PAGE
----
The very first thing you need to get straight to lose fat is making sure you're taking in an appropriate amount of calories. While you may have lost weight at a moderately low intake, now you're likely going to have to take this one step further.
There are many fancy metabolic calculators available today that you can use to help assess what your intake should be, but generally speaking, a pretty safe bet is somewhere around ten calories per pound of body weight. This will definitely be classified as a lower calorie diet, but it will get the results coming.
Combined with periods of overeating (more on this later), you should be able to keep your metabolism higher and prevent muscle mass loss from taking place.
Some people may be able to get lean around 11-12 calories per pound, but usually these are those who have more active lifestyles and aren't sitting as much during the day.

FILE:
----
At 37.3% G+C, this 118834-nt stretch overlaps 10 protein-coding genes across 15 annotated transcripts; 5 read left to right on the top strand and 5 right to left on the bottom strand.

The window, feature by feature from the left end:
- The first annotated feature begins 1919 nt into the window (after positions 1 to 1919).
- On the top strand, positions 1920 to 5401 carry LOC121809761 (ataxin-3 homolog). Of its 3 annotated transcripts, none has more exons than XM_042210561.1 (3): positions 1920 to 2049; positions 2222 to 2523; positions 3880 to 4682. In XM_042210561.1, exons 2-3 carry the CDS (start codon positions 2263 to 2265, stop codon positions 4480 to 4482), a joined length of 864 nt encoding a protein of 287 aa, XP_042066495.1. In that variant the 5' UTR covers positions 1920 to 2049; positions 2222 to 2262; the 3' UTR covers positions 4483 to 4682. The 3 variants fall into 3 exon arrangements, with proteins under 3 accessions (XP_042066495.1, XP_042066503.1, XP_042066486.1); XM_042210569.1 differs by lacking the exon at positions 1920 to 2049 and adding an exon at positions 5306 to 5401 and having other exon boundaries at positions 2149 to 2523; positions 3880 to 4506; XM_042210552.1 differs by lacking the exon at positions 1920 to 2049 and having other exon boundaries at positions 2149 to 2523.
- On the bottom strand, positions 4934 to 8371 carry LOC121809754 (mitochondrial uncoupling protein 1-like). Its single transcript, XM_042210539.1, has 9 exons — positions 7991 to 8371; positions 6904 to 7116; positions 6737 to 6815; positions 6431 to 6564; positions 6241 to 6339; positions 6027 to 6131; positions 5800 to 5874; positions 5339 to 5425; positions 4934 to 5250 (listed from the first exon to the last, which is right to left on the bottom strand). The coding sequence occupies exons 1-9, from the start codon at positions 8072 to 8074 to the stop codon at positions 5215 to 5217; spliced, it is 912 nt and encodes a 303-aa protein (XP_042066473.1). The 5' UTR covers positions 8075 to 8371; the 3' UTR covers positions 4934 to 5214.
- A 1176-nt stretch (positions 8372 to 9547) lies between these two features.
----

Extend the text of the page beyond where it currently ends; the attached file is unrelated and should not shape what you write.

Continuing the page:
Next up you need to set your protein intake. Ideally you should be taking in 1.5 grams per pound of body weight to really ensure you don't lose any lean muscle mass. Since as you get leaner you're at a higher risk for using up muscle as fuel, you want to provide your body with a little extra protein so if it does turn to some for fuel, it won't hinder your progress.
In addition to this, since protein is the most satisfying nutrient, you aren't going to see as much hunger when dieting if your intake is up higher.
How many meals you want to divide the protein up into is your decision. I'd advise somewhere between four and six, but some of you may prefer three meals a day, which is fine provided you're meeting your daily calorie and protein needs.